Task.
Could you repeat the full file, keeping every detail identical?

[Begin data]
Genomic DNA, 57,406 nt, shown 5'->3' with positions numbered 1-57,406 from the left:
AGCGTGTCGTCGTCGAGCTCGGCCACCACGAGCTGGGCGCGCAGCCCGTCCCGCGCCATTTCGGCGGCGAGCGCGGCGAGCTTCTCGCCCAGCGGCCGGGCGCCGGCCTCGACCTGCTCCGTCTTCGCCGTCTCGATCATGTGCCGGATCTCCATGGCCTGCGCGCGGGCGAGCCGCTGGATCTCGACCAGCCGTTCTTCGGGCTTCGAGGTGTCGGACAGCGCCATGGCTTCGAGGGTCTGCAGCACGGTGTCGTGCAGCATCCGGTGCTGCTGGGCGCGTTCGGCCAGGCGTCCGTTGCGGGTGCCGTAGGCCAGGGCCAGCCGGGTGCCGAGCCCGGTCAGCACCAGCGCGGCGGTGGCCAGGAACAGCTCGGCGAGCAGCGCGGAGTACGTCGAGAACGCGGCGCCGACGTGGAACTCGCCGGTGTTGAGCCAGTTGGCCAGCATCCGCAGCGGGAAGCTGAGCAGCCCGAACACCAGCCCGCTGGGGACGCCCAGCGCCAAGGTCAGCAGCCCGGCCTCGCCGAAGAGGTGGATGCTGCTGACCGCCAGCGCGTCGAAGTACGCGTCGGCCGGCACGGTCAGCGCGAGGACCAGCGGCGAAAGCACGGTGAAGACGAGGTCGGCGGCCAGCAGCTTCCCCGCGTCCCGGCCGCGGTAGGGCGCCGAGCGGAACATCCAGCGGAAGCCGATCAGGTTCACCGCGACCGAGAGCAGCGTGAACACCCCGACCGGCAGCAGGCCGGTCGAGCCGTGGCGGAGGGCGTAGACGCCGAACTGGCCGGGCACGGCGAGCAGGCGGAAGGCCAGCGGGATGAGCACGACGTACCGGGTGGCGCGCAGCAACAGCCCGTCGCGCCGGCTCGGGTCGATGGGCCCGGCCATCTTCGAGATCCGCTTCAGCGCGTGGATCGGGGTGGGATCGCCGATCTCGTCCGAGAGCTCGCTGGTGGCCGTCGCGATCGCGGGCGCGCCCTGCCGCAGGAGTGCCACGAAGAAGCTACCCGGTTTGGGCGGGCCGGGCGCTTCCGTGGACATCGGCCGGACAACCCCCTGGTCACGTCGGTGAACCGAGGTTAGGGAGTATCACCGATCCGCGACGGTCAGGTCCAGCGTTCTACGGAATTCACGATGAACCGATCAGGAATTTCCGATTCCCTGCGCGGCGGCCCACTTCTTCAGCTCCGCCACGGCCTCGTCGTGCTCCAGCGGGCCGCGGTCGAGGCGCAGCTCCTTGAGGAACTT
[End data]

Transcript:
Genomic DNA, 57,406 nt, shown 5'->3' with positions numbered 1-57,406 from the left:
AGCGTGTCGTCGTCGAGCTCGGCCACCACGAGCTGGGCGCGCAGCCCGTCCCGCGCCATTTCGGCGGCGAGCGCGGCGAGCTTCTCGCCCAGCGGCCGGGCGCCGGCCTCGACCTGCTCCGTCTTCGCCGTCTCGATCATGTGCCGGATCTCCATGGCCTGCGCGCGGGCGAGCCGCTGGATCTCGACCAGCCGTTCTTCGGGCTTCGAGGTGTCGGACAGCGCCATGGCTTCGAGGGTCTGCAGCACGGTGTCGTGCAGCATCCGGTGCTGCTGGGCGCGTTCGGCCAGGCGTCCGTTGCGGGTGCCGTAGGCCAGGGCCAGCCGGGTGCCGAGCCCGGTCAGCACCAGCGCGGCGGTGGCCAGGAACAGCTCGGCGAGCAGCGCGGAGTACGTCGAGAACGCGGCGCCGACGTGGAACTCGCCGGTGTTGAGCCAGTTGGCCAGCATCCGCAGCGGGAAGCTGAGCAGCCCGAACACCAGCCCGCTGGGGACGCCCAGCGCCAAGGTCAGCAGCCCGGCCTCGCCGAAGAGGTGGATGCTGCTGACCGCCAGCGCGTCGAAGTACGCGTCGGCCGGCACGGTCAGCGCGAGGACCAGCGGCGAAAGCACGGTGAAGACGAGGTCGGCGGCCAGCAGCTTCCCCGCGTCCCGGCCGCGGTAGGGCGCCGAGCGGAACATCCAGCGGAAGCCGATCAGGTTCACCGCGACCGAGAGCAGCGTGAACACCCCGACCGGCAGCAGGCCGGTCGAGCCGTGGCGGAGGGCGTAGACGCCGAACTGGCCGGGCACGGCGAGCAGGCGGAAGGCCAGCGGGATGAGCACGACGTACCGGGTGGCGCGCAGCAACAGCCCGTCGCGCCGGCTCGGGTCGATGGGCCCGGCCATCTTCGAGATCCGCTTCAGCGCGTGGATCGGGGTGGGATCGCCGATCTCGTCCGAGAGCTCGCTGGTGGCCGTCGCGATCGCGGGCGCGCCCTGCCGCAGGAGTGCCACGAAGAAGCTACCCGGTTTGGGCGGGCCGGGCGCTTCCGTGGACATCGGCCGGACAACCCCCTGGTCACGTCGGTGAACCGAGGTTAGGGAGTATCACCGATCCGCGACGGTCAGGTCCAGCGTTCTACGGAATTCACGATGAACCGATCAGGAATTTCCGATTCCCTGCGCGGCGGCCCACTTCTTCAGCTCCGCCACGGCCTCGTCGTGCTCCAGCGGGCCGCGGTCGAGGCGCAGCTCCTTGAGGAACTT